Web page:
Attorney General: Attorney General Jepsen: Impact Statement Recommending Plum Island Sale is Inadequate

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October 26, 2012
Attorney General Jepsen: Impact Statement Recommending
Plum Island Sale is Inadequate

Attorney General George Jepsen said today that the draft environmental impact statement (DEIS) recommending the federal government’s sale of Plum Island lacks significant critical evaluation and analysis.
Its deficiencies, he said, call into question the entire document.
The Attorney General filed his official comments today with the General Services Administration and the Department of Homeland Security in the proceedings on the island’s sale. Plum Island – located 12 miles off the Connecticut shoreline in Long Island Sound – is an important Connecticut interest, he said.
“It would be a tragedy to squander this opportunity to preserve Plum Island in its relatively natural state for generations to come,” wrote Attorney General Jepsen. “Absent a complete and candid evaluation of what the applicable statute actually requires and exploration of all possible scenarios and their related impacts, it is impossible to use the DEIS as a guidance document in making important decisions about the future of the island and of Long Island Sound.”
The DEIS, released in July, evaluated four hypothetical reuses for the island upon a sale. In recommending a sale, however, the DEIS did not recognize other potential and more detrimental development scenarios and their impacts on the environment, the Attorney General said. It recommends a sale assuming that some conservation will occur, without any assurance that such an assumption is accurate.
 Further, it fails to explore the intent of federal law enacted in 2009 in which Congress indicated that any liquidation of the island would be limited to a sale of “real and personal property...which supports Plum Island operations” and that any such sale be “subject to such terms and conditions as necessary to protect government interests.” The DEIS does not explain how it reached the conclusion that the entirety of the island should be sold.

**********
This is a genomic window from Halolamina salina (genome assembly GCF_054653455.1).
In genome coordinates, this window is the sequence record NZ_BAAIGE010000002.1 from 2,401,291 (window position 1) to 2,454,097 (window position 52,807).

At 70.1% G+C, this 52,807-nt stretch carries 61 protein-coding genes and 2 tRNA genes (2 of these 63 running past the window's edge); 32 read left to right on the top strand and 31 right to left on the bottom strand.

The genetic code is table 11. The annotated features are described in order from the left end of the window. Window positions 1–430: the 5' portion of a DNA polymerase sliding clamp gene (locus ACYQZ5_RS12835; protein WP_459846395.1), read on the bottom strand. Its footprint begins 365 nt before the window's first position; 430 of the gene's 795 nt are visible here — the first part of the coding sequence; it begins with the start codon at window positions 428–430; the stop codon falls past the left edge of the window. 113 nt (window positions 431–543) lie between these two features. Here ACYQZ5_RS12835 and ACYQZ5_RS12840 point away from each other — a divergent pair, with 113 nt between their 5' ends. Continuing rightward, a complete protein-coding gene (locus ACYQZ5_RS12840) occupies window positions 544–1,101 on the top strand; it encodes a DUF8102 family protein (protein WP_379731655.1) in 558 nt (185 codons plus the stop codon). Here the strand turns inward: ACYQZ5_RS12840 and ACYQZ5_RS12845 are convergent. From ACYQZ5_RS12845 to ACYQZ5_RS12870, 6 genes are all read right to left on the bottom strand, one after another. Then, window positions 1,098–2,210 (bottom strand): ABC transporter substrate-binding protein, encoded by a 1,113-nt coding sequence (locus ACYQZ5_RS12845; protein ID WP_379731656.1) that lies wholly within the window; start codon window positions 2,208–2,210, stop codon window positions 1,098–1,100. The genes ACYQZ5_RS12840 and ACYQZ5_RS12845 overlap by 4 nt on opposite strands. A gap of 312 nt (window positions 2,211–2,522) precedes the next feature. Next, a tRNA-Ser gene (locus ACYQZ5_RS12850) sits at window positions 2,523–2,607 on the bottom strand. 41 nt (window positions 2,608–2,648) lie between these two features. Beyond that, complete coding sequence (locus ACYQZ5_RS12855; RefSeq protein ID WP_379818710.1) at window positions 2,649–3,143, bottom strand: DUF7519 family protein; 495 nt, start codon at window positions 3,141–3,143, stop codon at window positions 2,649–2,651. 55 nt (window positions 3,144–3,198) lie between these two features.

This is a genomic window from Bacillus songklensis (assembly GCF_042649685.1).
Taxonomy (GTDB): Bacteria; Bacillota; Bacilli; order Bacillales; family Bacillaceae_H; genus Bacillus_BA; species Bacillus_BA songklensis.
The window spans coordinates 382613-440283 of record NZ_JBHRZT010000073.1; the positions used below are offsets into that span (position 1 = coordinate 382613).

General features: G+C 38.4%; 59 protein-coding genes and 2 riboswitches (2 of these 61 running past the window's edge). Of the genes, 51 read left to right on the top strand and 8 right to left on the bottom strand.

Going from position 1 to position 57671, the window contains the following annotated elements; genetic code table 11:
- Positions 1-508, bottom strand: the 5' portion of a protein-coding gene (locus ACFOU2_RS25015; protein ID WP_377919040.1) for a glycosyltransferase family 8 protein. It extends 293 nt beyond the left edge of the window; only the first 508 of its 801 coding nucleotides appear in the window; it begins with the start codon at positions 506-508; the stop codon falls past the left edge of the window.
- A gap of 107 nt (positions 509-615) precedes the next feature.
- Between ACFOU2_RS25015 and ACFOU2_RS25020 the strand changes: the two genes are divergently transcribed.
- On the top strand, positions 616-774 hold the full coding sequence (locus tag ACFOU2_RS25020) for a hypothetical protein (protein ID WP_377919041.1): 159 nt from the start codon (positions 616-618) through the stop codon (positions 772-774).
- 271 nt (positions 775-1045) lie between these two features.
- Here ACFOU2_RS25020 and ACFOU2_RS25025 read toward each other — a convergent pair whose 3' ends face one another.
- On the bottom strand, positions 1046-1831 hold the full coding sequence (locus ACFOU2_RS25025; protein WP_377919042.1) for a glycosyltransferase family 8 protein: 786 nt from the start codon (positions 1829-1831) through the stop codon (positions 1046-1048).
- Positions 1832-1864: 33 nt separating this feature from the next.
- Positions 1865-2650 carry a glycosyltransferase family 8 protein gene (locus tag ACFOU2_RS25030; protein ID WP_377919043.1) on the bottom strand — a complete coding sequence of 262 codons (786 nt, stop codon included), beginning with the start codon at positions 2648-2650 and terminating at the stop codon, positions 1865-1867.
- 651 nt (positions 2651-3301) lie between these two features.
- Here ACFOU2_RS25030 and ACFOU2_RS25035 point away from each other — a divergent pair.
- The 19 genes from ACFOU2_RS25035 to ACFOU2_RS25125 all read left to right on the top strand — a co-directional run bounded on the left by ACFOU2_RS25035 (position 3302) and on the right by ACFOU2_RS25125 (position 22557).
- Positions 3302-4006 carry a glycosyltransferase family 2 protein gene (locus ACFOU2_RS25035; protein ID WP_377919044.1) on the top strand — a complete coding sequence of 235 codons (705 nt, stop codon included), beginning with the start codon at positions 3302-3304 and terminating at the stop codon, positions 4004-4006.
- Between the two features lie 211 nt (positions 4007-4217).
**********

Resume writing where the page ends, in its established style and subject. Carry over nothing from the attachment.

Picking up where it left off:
“The failure to conduct a complete examination of the nature of the legal directive from Congress and of the likely consequences of development, even as a result of moderate development activities on Plum Island, denies the government and the public the ability to properly determine whether the public benefits of the proposed sale would outweigh its true environmental costs,” Attorney General Jepsen wrote.
Of its approximately 840 acres, roughly 664 acres on Plum Island remain undeveloped, including 96 acres of freshwater wetlands, 101 acres of beach and dune systems and 196 acres of relatively undisturbed upland forests.  The island is home to breeding grounds for several protected species of birds, is host to one known rare plant species and is associated with a number of endangered species, including marine sea turtles.
The island currently houses the Plum Island Animal Disease Center; the Department of Homeland Security is recommending closure of the facility and construction of a new research and laboratory site in Manhattan, Kansas.
Assistant Attorneys General Sharon Seligman and Kimberly Massicotte, head of the Office of the Attorney General’s Environment Department, as well as Associate Attorney General Joseph Rubin are assisting the Attorney General with this matter.
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